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This is a picture of Luke Rowles when he was 15. He saw a group of men in a garden, kicking and beating this poor fox whose mouth had been sealed shut with duct tape. Lucas went straight to them without regard to his own safety, he shouted at the men and grabbed the fox. After healing his wounds, he freed the animal. Today, Luke continues rescuing animals for the RSDR - The world needs more brave people like Luke, with an unconditional will to help those in need.



(Source: ynsynsyns)

Gray mouse lemurs use voice recognition to avoid mating with their paternal relatives, an ability previously thought only to exist in large-brained animals living in complex social groups.

Gray mouse lemurs are nocturnal foragers living in the forests of Madagascar. Parental care is provided solely by the mother and her kin and though they generally sleep in groups, they forage alone. In its dense forest habitat where scents do not travel well, ultrasonic vocal communication is used for basic social interactions (such as mating calls). Males have large ranges, often encompassing or overlapping the ranges of several females (including their daughters). Given that they cannot develop familiarity-based social cues to differentiate paternal-kin from non-kin, how do they avoid inbreeding?

To find out, Sharon Kessler (Arizona State University and lead author) and her team looked at female mouse lemur responses to mating and alarm calls from their father and an unrelated male. Behaviours such as approaching the speaker or staring at it during the call were considered attentive. They found that while there was no difference in response to alarm calls, females paid more attention to the mating call of an unrelated male than to that of their father. Acoustic analyses confirmed that mating calls have a “paternal signature” that alarm calls lack.

The results demonstrate that neither a big brain or complex social systems are necessary to recognize the call of your kin. The researchers also point out this inbreeding-avoidance method may be very similar to that of our ancestors. Kessler commented, “Given that more complex forms of sociality with cohesive foraging groups are thought to have evolved from an ancestral solitary forager much like the mouse lemur, this suggests that the mechanisms for kin recognition like those seen here may be the foundation from which more complex forms of kin-based sociality evolved.”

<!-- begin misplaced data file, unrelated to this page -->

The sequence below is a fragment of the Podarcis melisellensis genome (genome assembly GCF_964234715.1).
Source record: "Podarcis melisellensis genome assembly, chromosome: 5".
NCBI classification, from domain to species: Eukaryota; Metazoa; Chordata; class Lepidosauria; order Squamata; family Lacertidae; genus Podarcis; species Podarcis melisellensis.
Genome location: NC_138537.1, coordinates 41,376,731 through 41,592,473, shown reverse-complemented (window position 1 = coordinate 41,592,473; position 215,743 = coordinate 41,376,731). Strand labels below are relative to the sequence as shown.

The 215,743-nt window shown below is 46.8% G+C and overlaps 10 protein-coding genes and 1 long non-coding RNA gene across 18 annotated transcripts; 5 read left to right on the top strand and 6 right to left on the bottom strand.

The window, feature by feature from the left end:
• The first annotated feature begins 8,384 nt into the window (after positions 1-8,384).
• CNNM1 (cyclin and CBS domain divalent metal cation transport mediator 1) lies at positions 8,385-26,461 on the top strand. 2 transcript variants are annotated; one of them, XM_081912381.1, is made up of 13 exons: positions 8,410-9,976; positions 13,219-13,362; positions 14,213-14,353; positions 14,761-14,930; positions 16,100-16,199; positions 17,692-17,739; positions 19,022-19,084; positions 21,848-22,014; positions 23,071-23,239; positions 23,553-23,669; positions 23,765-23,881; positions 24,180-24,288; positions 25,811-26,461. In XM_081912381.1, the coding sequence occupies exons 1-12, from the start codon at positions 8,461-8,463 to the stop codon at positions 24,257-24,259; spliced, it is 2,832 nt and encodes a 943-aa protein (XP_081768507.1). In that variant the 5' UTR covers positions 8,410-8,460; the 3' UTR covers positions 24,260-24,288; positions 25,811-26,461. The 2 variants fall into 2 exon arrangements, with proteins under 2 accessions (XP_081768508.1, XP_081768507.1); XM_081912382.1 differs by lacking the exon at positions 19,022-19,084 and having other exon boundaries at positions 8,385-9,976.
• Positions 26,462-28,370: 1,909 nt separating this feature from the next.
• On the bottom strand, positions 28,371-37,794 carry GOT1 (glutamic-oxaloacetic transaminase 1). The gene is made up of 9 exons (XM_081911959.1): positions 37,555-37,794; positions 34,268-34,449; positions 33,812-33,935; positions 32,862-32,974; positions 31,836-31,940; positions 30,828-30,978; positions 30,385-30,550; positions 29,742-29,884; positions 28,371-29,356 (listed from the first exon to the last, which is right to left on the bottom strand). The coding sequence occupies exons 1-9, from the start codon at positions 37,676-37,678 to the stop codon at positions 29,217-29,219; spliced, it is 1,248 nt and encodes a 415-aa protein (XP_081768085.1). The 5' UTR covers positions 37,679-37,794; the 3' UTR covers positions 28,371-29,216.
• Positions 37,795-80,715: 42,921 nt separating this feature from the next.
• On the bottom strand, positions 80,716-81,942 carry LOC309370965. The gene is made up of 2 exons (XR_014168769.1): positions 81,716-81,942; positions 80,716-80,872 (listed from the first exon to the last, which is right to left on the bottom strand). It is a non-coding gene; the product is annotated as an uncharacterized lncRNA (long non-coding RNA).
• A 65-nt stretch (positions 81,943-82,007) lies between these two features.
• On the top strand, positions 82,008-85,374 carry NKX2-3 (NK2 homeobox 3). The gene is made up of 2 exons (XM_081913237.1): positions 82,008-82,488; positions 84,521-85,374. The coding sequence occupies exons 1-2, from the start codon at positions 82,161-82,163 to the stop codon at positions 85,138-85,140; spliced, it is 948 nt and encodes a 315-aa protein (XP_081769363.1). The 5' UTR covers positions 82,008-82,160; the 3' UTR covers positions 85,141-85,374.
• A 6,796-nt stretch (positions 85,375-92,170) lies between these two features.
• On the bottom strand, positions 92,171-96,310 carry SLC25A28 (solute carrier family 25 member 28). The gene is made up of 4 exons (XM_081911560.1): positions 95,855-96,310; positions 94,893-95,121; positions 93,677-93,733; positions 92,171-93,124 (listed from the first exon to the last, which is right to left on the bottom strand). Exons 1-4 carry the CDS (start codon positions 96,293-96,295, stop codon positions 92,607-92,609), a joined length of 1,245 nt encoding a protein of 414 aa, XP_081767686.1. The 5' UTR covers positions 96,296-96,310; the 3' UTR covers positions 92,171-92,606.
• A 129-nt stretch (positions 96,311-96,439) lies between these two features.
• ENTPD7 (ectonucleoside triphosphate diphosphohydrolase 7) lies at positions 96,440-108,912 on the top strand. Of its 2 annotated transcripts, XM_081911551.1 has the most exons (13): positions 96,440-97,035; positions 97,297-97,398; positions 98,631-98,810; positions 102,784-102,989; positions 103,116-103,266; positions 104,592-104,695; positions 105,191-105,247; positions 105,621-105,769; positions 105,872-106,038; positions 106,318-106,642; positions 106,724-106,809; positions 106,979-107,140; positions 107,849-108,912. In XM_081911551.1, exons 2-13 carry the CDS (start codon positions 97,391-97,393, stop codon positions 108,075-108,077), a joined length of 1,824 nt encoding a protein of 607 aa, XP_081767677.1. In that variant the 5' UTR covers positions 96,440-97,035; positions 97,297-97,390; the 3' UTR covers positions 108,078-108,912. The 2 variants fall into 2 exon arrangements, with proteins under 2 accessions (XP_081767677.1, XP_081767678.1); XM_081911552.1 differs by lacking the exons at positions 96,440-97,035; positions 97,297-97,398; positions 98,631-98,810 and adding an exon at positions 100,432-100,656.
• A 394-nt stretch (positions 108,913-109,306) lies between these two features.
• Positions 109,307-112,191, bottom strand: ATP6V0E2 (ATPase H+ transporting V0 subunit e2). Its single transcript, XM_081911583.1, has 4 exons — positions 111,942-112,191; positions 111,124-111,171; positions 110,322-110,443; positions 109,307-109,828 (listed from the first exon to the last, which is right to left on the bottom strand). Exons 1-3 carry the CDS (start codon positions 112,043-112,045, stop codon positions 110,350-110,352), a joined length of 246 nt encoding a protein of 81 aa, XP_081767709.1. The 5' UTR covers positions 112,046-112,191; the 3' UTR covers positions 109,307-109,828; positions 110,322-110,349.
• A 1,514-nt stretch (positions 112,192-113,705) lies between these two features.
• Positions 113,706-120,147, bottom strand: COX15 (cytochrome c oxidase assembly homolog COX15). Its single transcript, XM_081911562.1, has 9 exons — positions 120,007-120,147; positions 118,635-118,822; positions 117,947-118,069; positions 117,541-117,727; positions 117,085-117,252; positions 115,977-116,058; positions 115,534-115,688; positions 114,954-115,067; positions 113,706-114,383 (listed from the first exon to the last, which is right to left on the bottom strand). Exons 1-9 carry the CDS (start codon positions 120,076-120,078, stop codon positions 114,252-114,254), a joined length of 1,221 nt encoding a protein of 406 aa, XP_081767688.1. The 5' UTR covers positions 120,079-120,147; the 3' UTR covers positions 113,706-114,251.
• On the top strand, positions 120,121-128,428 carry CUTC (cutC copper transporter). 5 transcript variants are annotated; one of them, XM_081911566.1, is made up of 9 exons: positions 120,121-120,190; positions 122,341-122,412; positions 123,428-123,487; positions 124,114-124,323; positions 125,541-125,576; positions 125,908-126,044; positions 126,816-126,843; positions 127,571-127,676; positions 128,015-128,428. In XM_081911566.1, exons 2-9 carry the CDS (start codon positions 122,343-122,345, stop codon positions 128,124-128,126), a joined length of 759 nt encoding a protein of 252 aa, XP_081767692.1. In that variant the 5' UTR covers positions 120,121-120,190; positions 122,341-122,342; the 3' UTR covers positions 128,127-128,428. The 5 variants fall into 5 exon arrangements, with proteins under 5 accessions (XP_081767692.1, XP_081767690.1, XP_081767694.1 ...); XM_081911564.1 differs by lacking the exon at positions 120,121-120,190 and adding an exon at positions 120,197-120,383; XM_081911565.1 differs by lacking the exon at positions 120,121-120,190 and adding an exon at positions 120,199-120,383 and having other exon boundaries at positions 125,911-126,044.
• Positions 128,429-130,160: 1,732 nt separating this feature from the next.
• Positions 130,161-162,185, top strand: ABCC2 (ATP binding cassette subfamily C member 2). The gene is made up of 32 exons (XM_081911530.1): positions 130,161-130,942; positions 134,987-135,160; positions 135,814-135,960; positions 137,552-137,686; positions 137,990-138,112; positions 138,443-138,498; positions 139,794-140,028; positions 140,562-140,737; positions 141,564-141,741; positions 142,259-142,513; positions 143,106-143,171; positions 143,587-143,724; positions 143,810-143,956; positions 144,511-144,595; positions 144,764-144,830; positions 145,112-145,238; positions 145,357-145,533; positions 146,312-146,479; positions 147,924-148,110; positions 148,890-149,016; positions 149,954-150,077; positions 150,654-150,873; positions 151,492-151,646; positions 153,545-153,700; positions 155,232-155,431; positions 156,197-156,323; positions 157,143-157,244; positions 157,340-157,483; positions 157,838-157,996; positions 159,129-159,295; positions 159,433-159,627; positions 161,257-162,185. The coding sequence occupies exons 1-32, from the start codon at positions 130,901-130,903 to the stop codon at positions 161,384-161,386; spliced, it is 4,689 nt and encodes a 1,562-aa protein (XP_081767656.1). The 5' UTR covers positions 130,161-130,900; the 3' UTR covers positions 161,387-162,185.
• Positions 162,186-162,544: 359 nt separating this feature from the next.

Photo credit: David Thyberg/Shutterstock.

To read their paper, click here:

A new lion population has been discovered - in a zoo. The Addis Ababa zoo, found in the capital of Ethiopia, has always considered its group of lions special as they had dark manes and small bodies. Now however, they know their lions are unique as researchers have found the lions to be a completely genetically distinct population to all lions that have been similarly analyzed.

While the zoo staff

had always wondered if their Lions were unique due to their appearance this was often queried as captivity can have an effect. The team of researchers, from the Max Planck Institute for Evolutionary Anthropology in Germany and the University of York in the UK, tested DNA samples from 15 lions from the zoo against six populations of wild lions. The genetic analysis showed the zoo lions to be completely different to any of the wild lions. Despite living together for many years, the genetic analysis showed very little inbreeding, ruling out this as a cause of the unique appearance.

The origin of the lions is unknown as they have lived separate from the wild since the late Ethiopian emperor, Haile Selassie first established the zoo in 1948. There are two theories as to the lion’s origins. The first theory is that they were taken from the south-west of Ethiopia where their striking appearance would have made them a prized possession of hunters and consequentially no others have survived. There have also been rumours of small populations of lions which are very similar in appearance to the Addis Ababa lions living out in wildlife sanctuaries of the east and north-east of the country, which could have been the original habitat of the founder lions.

The zoo hopes that this find will help them gain much needed funding in order to continue breeding the Lions and to improve their living conditions. JB
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